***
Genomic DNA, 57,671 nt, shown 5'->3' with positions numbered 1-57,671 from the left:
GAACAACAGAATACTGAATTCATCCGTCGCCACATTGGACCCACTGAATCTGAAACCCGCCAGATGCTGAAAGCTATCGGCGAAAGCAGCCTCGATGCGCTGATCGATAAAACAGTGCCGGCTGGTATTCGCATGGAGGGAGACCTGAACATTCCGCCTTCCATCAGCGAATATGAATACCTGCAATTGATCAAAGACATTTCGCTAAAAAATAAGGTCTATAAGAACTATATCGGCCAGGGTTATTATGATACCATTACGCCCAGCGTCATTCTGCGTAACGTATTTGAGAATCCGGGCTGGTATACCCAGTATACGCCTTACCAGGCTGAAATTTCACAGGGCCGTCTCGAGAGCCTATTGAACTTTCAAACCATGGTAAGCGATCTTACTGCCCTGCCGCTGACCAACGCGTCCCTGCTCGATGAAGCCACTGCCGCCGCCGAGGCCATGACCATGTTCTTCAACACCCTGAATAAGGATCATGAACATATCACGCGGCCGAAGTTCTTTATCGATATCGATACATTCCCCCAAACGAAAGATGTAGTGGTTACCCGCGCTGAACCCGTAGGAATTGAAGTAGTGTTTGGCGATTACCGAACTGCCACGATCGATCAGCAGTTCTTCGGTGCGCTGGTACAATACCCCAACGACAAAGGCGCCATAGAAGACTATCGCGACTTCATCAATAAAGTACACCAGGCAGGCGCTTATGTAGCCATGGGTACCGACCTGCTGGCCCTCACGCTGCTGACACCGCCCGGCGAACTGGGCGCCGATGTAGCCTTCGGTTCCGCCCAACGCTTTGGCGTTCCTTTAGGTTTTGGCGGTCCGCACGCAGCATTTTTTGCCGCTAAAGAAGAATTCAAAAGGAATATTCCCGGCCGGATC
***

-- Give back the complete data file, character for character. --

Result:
Genomic DNA, 57,671 nt, shown 5'->3' with positions numbered 1-57,671 from the left:
GAACAACAGAATACTGAATTCATCCGTCGCCACATTGGACCCACTGAATCTGAAACCCGCCAGATGCTGAAAGCTATCGGCGAAAGCAGCCTCGATGCGCTGATCGATAAAACAGTGCCGGCTGGTATTCGCATGGAGGGAGACCTGAACATTCCGCCTTCCATCAGCGAATATGAATACCTGCAATTGATCAAAGACATTTCGCTAAAAAATAAGGTCTATAAGAACTATATCGGCCAGGGTTATTATGATACCATTACGCCCAGCGTCATTCTGCGTAACGTATTTGAGAATCCGGGCTGGTATACCCAGTATACGCCTTACCAGGCTGAAATTTCACAGGGCCGTCTCGAGAGCCTATTGAACTTTCAAACCATGGTAAGCGATCTTACTGCCCTGCCGCTGACCAACGCGTCCCTGCTCGATGAAGCCACTGCCGCCGCCGAGGCCATGACCATGTTCTTCAACACCCTGAATAAGGATCATGAACATATCACGCGGCCGAAGTTCTTTATCGATATCGATACATTCCCCCAAACGAAAGATGTAGTGGTTACCCGCGCTGAACCCGTAGGAATTGAAGTAGTGTTTGGCGATTACCGAACTGCCACGATCGATCAGCAGTTCTTCGGTGCGCTGGTACAATACCCCAACGACAAAGGCGCCATAGAAGACTATCGCGACTTCATCAATAAAGTACACCAGGCAGGCGCTTATGTAGCCATGGGTACCGACCTGCTGGCCCTCACGCTGCTGACACCGCCCGGCGAACTGGGCGCCGATGTAGCCTTCGGTTCCGCCCAACGCTTTGGCGTTCCTTTAGGTTTTGGCGGTCCGCACGCAGCATTTTTTGCCGCTAAAGAAGAATTCAAAAGGAATATTCCCGGCCGGATC